Citizens of Krankenstadt bustle to and fro through snow-covered streets in the small capital city of the Grand Duchy, running last minute errands before the Christmas festival begins in earnest. The red brick North German Gothic storefronts feature special Christmas items and treats, and…

German Cavalry Regiments in Bearskin Bonnets. . .

The Royale Allemond Cavalerie, one of three German heavy cavalry regiments serving in the pre-revolutionary French army.  This and two of the following three illustrations have been swiped from Kronoskaf. 
Fired with enthusiasm for those RSM95 French cuirassiers in bearskins, I have been paging through my books and looking around online for possible uniforms to approximate.  I've (possibly) narrowed it down to these four and might even paint a troop of each since my fictitious regiment will be made up of contingents from some o the smaller principalities contiguous to the Grand Duchy of Stollen and the Electorate of Zichenau.  See what you think.  I suppose that I should also have a look at my Hans Blackwenn volume on the Reichsarmee.

-- Stokes

The Nassau-Sarrebruek Cavalerie.

The Wurttemburg Cavalerie.  I like this uniform a lot.

Last, but not least, my personal favorite, the Leib Grenadiers a Cheval from Wurttemburg.

2017: A Pre-Painted Cavalry Review. . .

Phil Olley once wrote in an early Battlegames article that without goals and a target, of sorts, you achieve nothing, or at least very little.  So, here is the first of four related goals for 2017.  30 RSM95 French cuirassiers in bearskin bonnets, slated to become Wurttemburger cavalry.

Next, 30 RSM95 Prussian and Austrian hussars, with a few Minden trumpeters, that will be painted in the uniforms of two separate units of freikorps hussars although I haven't yet decided which ones.  Most of these have been hanging around in the lead pile for years, so it's high time to do something about that and get 'em painted.  Then, no more hussars, ever!  I'm channeling my inner Joan Crawford, here, as portrayed by Faye Dunaway in the delightful holiday classic, Mommy Dearest (1981).  Two hours of seasonal fun for the whole family!

Then, there is this unit of Prussian dragoons, also RSM95 with the addition of Minden trumpeters and standard bearers.  Once again, these h…

Snow Comes to Totleigh-in-the-Wold. . .

Our front door here at Totliegh-in-the-Wold yesterday evening while the snow still fell.

The scene that greeted us this morning out our library window at the rear of the house toward the woods.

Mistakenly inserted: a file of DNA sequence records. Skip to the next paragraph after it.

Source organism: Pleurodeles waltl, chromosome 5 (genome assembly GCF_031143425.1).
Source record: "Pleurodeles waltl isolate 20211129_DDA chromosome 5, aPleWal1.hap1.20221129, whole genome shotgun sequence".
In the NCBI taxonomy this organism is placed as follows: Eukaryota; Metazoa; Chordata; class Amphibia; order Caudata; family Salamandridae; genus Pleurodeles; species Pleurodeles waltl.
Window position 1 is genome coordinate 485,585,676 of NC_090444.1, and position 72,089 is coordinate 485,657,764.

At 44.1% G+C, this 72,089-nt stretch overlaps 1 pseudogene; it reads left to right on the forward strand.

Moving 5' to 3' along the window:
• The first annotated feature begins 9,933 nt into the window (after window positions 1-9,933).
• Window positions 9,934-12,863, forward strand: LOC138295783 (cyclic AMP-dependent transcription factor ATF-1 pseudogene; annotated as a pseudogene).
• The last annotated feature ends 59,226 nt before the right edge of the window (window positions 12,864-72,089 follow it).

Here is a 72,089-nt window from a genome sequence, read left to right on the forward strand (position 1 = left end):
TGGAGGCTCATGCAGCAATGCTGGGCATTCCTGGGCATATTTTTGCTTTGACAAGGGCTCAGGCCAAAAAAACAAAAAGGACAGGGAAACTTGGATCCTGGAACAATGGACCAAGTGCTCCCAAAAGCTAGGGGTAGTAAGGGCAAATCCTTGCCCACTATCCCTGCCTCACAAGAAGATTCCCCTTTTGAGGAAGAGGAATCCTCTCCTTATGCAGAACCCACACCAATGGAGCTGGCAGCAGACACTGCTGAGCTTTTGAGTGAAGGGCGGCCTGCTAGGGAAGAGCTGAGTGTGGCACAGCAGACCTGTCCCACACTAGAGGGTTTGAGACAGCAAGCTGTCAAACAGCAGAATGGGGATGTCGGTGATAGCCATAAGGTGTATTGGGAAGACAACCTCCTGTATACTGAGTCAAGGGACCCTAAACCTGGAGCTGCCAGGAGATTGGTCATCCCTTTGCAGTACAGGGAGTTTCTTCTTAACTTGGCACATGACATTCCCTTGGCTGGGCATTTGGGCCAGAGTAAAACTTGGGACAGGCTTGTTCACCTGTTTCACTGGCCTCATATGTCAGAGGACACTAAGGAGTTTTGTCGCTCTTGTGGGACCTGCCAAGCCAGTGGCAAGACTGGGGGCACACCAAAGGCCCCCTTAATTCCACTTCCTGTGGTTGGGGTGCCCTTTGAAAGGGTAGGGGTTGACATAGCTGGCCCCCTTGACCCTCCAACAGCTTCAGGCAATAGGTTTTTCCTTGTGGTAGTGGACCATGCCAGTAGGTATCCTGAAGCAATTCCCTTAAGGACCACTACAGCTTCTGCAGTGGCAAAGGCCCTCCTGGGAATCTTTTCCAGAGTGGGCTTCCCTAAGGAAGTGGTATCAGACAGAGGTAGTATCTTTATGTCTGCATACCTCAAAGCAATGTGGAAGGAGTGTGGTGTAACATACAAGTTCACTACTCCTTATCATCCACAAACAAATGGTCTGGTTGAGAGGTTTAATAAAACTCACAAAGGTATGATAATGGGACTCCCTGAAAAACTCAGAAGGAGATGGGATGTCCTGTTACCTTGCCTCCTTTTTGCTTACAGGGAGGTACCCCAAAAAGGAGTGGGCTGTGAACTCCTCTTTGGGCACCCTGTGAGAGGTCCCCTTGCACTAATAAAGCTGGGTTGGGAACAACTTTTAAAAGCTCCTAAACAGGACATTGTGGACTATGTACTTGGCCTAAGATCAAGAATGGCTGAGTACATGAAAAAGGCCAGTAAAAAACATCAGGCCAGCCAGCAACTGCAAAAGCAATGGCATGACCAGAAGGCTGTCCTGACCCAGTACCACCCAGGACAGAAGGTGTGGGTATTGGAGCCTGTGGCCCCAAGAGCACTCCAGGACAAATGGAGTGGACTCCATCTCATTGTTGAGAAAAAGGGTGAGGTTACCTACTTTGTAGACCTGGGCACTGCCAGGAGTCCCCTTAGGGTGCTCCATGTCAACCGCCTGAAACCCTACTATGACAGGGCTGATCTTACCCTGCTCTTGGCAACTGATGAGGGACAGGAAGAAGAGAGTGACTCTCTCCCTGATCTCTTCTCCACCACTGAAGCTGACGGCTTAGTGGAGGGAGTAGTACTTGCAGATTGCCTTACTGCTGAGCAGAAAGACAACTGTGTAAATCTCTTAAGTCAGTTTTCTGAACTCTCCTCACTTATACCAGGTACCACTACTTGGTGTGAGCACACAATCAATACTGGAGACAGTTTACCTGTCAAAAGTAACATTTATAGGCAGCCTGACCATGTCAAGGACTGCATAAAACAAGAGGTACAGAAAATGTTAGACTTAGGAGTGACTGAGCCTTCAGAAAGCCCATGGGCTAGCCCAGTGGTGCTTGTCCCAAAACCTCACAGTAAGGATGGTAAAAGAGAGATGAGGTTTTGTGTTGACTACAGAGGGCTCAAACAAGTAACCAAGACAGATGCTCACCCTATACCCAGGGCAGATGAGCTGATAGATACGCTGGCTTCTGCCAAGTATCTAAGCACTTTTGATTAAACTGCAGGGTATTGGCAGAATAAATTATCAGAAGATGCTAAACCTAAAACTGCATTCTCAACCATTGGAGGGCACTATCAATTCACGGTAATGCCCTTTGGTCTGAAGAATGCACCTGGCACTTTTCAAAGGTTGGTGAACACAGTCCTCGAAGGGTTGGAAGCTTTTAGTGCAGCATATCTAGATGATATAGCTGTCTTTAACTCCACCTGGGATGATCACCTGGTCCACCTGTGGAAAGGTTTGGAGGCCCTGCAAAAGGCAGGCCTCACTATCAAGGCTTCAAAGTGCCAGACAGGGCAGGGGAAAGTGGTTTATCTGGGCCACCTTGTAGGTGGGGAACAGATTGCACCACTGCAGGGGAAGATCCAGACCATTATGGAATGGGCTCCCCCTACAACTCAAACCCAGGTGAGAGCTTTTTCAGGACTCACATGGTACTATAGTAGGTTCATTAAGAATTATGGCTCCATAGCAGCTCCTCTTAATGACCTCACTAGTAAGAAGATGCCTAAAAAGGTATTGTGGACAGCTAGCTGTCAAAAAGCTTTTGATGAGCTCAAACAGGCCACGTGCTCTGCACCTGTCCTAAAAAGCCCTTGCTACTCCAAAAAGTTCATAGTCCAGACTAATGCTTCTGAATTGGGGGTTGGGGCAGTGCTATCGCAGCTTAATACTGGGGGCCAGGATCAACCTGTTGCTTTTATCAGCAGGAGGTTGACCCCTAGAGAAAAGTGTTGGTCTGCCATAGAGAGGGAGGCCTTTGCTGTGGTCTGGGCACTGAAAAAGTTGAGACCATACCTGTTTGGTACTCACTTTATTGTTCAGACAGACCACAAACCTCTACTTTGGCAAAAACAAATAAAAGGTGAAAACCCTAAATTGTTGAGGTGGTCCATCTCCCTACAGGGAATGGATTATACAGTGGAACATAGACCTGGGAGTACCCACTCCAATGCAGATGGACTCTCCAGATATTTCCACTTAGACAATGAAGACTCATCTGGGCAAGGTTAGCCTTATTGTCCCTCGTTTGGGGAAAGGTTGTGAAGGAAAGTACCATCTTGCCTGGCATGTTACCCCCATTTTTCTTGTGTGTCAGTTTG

Well Sir, we've had a real dose of winter here at Totleigh-in-the-Wold during the last couple of days, and, apparently, there is more on the way later in the week.  Nothing toy soldierly, but I thought it would be fun to share a couple of photographs and an old seasonal illustration before getting back to that pile of student essays which seem even higher than the pile of snow by our mailbox out along the road.

-- Stokes

And it wouldn't be December without an Edwardian Father Christmas in contrast to the ubiquitous red-clothed 1940s Coca-Cola Santa Claus that has taken over just about everywhere.  I'll happily take the older, more variegated versions of Saint Nick like this one.

The Table Has Been Set. . .

Time late this afternoon to snap a few informal shots of the next battlefield, which I have finally had a few minute to set up on the 6'x12' table.  The scenario for the next battle is C.S. Grant's 'Holding Action (1)' from Scenarios for Wargames (pp. 14-15).  The scenery includes various scratch-built houses and barns, Hotz Artworks fields and roads, cheap cake decoration trees purchased nine or ten years ago, and four large Woodland Scenics Ready Grass mats.  Probably not the time this weekend to set up the soldiers just yet (140+ final student papers. . .  sigh), but I can at least have fun daydreaming about doing so in the meantime.

-- Stokes



Another Small Anniversary. . .

No, not the Battle of Leuthen, but the origins of an idea that became the Grand Duchy of Stollen, which turns 11 years old on or about December 5th. 

The Grand Duchy of Stollen was born on a Sunday in early December 2005.  The university semester was almost over, there was already a bit of snow on the ground, and the Grand Duchess was baking a Dresdner Stollen to share with her German language students in the kitchen of the apartment we shared together at the time.  Meanwhile, I was across the hall in my old office, "the purple room" as we called it, having a long think about what the next wargaming project would be.  

Surprisingly, I had become worn out and driven to the brink of madness by a lengthy 15mm Waterloo project that had grown boring after 20+ years.  Yes.  There.  I said it.  A few weeks before, I had come to the conclusion the the mid-18th century sounded more do-able, and, thanks to a paperback reissue of Charge!  Or How to Play Wargames that I had purchased and…